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Messages - yrizoud
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General Discussion / Re: How to get started?
« on: November 10, 2020, 11:05:13 am »
If you're on Windows there are many free choices. I advise you to use anything that provides easy ways to :
- Zoom in/out. Many programs provide mousewheel control for this.
- Pick color, especially from the image. An easily reachable keyboard shortcut (or mouse button) is a must.

2D & 3D / Re: Gif panning? How do you do it?
« on: September 04, 2020, 09:54:35 am »
What used to be called Adobe Flash (as an animation program) is now Adobe Animate, this would probably be an industry standard for compositing scenes for web.

General Discussion / Re: Pixel art animation - moving sprites
« on: February 19, 2020, 02:16:33 pm »
In Adobe flash this is (was) called motion tween:
Instead of saying "this image is displayed here and stays over time T", you set up "this image starts here, and moves to this place, for a total duration is T"

AFAIK, in addition to these movements, Flash let you resize, rotate, and change opacity, however such changes can't be applied on pixel art.

Another way of calling is that you have the program interpolate the positions of the sprite.

I don't know nowadays if there are programs that let you both draw and animate this way at the same time. From a little search, I can see there are things like this on the programming side :
So the actual anim/behavior is probably more usually refined after the pixel work is completed.

General Discussion / Re: Pixel art animation - moving sprites
« on: February 19, 2020, 09:06:20 am »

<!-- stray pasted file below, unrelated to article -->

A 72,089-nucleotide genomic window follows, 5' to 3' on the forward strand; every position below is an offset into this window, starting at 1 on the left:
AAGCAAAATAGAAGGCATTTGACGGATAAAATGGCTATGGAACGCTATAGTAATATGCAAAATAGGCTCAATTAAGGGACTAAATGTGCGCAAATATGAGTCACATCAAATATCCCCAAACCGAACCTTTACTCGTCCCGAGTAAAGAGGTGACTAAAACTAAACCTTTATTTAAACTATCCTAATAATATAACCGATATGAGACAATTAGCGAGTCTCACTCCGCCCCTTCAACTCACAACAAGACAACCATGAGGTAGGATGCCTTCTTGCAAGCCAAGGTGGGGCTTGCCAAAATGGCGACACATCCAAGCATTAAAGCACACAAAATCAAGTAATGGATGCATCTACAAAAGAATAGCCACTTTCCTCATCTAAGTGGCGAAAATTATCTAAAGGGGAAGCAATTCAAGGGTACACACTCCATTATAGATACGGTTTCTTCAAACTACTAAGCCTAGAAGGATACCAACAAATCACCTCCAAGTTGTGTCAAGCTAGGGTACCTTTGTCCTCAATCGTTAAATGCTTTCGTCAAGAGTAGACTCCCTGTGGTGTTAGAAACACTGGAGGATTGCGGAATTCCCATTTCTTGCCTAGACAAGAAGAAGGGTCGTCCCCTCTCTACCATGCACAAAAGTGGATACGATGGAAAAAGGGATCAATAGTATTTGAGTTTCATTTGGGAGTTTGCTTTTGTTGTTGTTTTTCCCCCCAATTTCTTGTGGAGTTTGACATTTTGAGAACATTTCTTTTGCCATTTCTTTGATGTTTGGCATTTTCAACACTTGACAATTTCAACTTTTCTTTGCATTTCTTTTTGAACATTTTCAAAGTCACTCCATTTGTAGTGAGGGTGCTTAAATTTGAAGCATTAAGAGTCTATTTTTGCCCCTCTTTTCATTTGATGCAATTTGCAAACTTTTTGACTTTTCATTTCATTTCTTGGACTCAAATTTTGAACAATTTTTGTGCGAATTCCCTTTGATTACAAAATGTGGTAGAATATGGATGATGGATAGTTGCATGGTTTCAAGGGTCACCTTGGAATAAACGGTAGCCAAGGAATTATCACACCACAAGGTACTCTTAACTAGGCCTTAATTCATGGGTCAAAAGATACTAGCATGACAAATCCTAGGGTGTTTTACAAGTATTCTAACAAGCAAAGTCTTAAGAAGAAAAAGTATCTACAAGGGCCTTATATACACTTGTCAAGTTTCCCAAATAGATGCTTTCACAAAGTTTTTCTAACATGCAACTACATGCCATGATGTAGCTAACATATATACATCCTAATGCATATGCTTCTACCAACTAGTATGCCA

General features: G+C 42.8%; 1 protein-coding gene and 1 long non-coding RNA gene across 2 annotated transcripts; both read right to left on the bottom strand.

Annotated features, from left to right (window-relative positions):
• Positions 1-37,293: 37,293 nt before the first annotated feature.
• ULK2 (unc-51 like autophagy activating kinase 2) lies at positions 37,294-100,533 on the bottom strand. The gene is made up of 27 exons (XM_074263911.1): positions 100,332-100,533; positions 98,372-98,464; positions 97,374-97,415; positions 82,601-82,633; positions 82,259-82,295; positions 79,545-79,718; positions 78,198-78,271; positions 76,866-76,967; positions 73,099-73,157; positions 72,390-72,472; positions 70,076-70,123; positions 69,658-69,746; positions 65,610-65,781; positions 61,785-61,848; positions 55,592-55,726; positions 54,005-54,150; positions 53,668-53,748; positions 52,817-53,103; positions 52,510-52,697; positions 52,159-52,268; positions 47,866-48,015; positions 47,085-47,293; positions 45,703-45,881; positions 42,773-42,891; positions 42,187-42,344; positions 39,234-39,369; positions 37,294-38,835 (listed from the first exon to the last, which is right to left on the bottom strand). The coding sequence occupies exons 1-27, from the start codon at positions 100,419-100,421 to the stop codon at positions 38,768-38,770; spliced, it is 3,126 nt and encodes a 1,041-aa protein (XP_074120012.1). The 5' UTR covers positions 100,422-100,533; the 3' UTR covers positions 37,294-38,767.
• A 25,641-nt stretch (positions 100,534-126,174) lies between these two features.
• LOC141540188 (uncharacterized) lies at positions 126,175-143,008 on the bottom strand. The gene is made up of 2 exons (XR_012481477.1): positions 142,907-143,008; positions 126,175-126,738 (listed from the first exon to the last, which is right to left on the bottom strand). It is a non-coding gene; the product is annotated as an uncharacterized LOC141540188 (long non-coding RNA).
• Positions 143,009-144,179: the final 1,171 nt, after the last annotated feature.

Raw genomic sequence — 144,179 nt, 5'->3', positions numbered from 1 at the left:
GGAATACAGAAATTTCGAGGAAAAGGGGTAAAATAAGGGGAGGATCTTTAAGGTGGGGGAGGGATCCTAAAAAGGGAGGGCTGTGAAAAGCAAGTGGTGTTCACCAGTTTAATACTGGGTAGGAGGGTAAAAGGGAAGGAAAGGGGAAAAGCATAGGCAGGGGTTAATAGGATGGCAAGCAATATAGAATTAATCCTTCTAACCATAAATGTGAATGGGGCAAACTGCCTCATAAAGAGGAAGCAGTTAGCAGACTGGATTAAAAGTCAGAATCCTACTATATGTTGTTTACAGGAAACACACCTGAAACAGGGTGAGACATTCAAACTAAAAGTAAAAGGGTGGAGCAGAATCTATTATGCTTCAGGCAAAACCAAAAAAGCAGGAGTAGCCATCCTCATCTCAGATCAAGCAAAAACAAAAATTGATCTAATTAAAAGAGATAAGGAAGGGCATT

In this painting program, frames are non-moving for their entire duration. If for example your screen is 60Hz, a "step of animation" (a unique sprite) with a duration of 0.1s will be shown at the same place for 6 screen refreshes.

When integrated in game, or first refined in an animation program, animator can fine-tune the individual positions to break a single 0.1s step into several shorter ones that show the same sprite at intermediate positions. It's also possible to let the computer interpolate steps between a starting and ending position.

Pixel Art / Re: background [WIP]
« on: October 17, 2019, 06:12:01 pm »
This reminds me how having backgrounds fade into *some ambient color* was a constant in many CAPCOM games of the golden age (SNES, and arcade cabinets). Here are two examples, the second one smoothly increases the effect over distance (far = strong), which mimics what happens in real-life optics:

You also see it in many Metal Slug stages, and more recently in Owlboy.
As any theory/tool, it's up to you to use it sensibly and in good taste...
Some games (or levels) systematically applied a strong coloring, and an overall low-contrast to the background, no matter how far to the viewer. This is also a tool, useful when you want to give a special mood and a strong identity to some level / place :

(King of Dragons, 1991)
Variety is good, the mood of this level:

is not the same as this level from the same game

Pixel Art / Re: background [WIP]
« on: October 17, 2019, 02:14:15 pm »
I think it's a pity to lose the "sunny day" feeling.
I'd rather play in a place like this :

Edit: This is not exactly done using the Contrast tools, the goal was to have a narrower range of colors, but average around light blue rather than grey.